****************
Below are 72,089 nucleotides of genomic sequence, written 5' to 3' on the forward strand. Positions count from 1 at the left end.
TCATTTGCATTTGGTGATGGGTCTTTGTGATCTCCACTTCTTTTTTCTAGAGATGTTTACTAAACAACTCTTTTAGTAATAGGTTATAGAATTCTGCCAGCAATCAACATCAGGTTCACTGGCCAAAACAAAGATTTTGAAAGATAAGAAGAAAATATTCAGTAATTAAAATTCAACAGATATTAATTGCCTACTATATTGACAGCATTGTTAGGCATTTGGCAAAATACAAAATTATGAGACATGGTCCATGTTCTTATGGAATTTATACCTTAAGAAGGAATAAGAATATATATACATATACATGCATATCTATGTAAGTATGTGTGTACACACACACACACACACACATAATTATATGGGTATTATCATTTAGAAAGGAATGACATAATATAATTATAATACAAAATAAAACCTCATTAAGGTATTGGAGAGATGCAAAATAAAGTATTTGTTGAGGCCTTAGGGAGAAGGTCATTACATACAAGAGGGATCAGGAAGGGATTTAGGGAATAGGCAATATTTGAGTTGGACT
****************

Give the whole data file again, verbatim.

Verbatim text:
Below are 72,089 nucleotides of genomic sequence, written 5' to 3' on the forward strand. Positions count from 1 at the left end.
TCATTTGCATTTGGTGATGGGTCTTTGTGATCTCCACTTCTTTTTTCTAGAGATGTTTACTAAACAACTCTTTTAGTAATAGGTTATAGAATTCTGCCAGCAATCAACATCAGGTTCACTGGCCAAAACAAAGATTTTGAAAGATAAGAAGAAAATATTCAGTAATTAAAATTCAACAGATATTAATTGCCTACTATATTGACAGCATTGTTAGGCATTTGGCAAAATACAAAATTATGAGACATGGTCCATGTTCTTATGGAATTTATACCTTAAGAAGGAATAAGAATATATATACATATACATGCATATCTATGTAAGTATGTGTGTACACACACACACACACACACATAATTATATGGGTATTATCATTTAGAAAGGAATGACATAATATAATTATAATACAAAATAAAACCTCATTAAGGTATTGGAGAGATGCAAAATAAAGTATTTGTTGAGGCCTTAGGGAGAAGGTCATTACATACAAGAGGGATCAGGAAGGGATTTAGGGAATAGGCAATATTTGAGTTGGACT